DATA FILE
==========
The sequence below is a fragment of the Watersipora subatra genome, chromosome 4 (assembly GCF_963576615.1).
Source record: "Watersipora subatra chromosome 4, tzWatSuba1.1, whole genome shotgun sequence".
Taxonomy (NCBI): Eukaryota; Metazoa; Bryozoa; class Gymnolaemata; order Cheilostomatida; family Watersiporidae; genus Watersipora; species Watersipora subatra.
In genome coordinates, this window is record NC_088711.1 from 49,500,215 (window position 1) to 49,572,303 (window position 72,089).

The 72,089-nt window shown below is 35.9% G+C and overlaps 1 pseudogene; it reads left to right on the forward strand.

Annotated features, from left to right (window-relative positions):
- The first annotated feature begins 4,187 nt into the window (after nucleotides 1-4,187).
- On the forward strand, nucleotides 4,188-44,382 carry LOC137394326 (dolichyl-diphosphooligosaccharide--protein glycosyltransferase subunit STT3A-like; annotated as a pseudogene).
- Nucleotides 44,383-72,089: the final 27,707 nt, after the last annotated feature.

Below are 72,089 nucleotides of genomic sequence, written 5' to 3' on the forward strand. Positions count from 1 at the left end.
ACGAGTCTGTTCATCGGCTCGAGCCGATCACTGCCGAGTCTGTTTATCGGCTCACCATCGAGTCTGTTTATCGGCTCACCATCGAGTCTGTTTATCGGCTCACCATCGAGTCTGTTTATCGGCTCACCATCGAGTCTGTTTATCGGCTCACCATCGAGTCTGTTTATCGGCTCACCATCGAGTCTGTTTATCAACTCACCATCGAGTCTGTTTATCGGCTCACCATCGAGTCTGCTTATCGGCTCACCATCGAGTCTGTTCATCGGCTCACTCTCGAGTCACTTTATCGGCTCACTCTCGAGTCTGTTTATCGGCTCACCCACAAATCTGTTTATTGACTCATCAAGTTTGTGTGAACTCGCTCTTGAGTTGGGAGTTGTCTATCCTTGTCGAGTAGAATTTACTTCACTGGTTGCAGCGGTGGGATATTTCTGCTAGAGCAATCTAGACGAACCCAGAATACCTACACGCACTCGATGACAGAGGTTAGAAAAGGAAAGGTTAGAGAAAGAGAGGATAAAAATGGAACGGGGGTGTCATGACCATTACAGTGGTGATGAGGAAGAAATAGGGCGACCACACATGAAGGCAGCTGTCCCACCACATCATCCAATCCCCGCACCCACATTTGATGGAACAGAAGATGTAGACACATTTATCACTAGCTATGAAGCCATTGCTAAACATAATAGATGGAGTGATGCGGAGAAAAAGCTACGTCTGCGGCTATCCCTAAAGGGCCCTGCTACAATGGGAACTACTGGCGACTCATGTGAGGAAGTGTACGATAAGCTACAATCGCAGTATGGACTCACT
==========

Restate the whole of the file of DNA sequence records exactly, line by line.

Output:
The sequence below is a fragment of the Watersipora subatra genome, chromosome 4 (assembly GCF_963576615.1).
Source record: "Watersipora subatra chromosome 4, tzWatSuba1.1, whole genome shotgun sequence".
Taxonomy (NCBI): Eukaryota; Metazoa; Bryozoa; class Gymnolaemata; order Cheilostomatida; family Watersiporidae; genus Watersipora; species Watersipora subatra.
In genome coordinates, this window is record NC_088711.1 from 49,500,215 (window position 1) to 49,572,303 (window position 72,089).

The 72,089-nt window shown below is 35.9% G+C and overlaps 1 pseudogene; it reads left to right on the forward strand.

Annotated features, from left to right (window-relative positions):
- The first annotated feature begins 4,187 nt into the window (after nucleotides 1-4,187).
- On the forward strand, nucleotides 4,188-44,382 carry LOC137394326 (dolichyl-diphosphooligosaccharide--protein glycosyltransferase subunit STT3A-like; annotated as a pseudogene).
- Nucleotides 44,383-72,089: the final 27,707 nt, after the last annotated feature.

Below are 72,089 nucleotides of genomic sequence, written 5' to 3' on the forward strand. Positions count from 1 at the left end.
ACGAGTCTGTTCATCGGCTCGAGCCGATCACTGCCGAGTCTGTTTATCGGCTCACCATCGAGTCTGTTTATCGGCTCACCATCGAGTCTGTTTATCGGCTCACCATCGAGTCTGTTTATCGGCTCACCATCGAGTCTGTTTATCGGCTCACCATCGAGTCTGTTTATCGGCTCACCATCGAGTCTGTTTATCAACTCACCATCGAGTCTGTTTATCGGCTCACCATCGAGTCTGCTTATCGGCTCACCATCGAGTCTGTTCATCGGCTCACTCTCGAGTCACTTTATCGGCTCACTCTCGAGTCTGTTTATCGGCTCACCCACAAATCTGTTTATTGACTCATCAAGTTTGTGTGAACTCGCTCTTGAGTTGGGAGTTGTCTATCCTTGTCGAGTAGAATTTACTTCACTGGTTGCAGCGGTGGGATATTTCTGCTAGAGCAATCTAGACGAACCCAGAATACCTACACGCACTCGATGACAGAGGTTAGAAAAGGAAAGGTTAGAGAAAGAGAGGATAAAAATGGAACGGGGGTGTCATGACCATTACAGTGGTGATGAGGAAGAAATAGGGCGACCACACATGAAGGCAGCTGTCCCACCACATCATCCAATCCCCGCACCCACATTTGATGGAACAGAAGATGTAGACACATTTATCACTAGCTATGAAGCCATTGCTAAACATAATAGATGGAGTGATGCGGAGAAAAAGCTACGTCTGCGGCTATCCCTAAAGGGCCCTGCTACAATGGGAACTACTGGCGACTCATGTGAGGAAGTGTACGATAAGCTACAATCGCAGTATGGACTCACT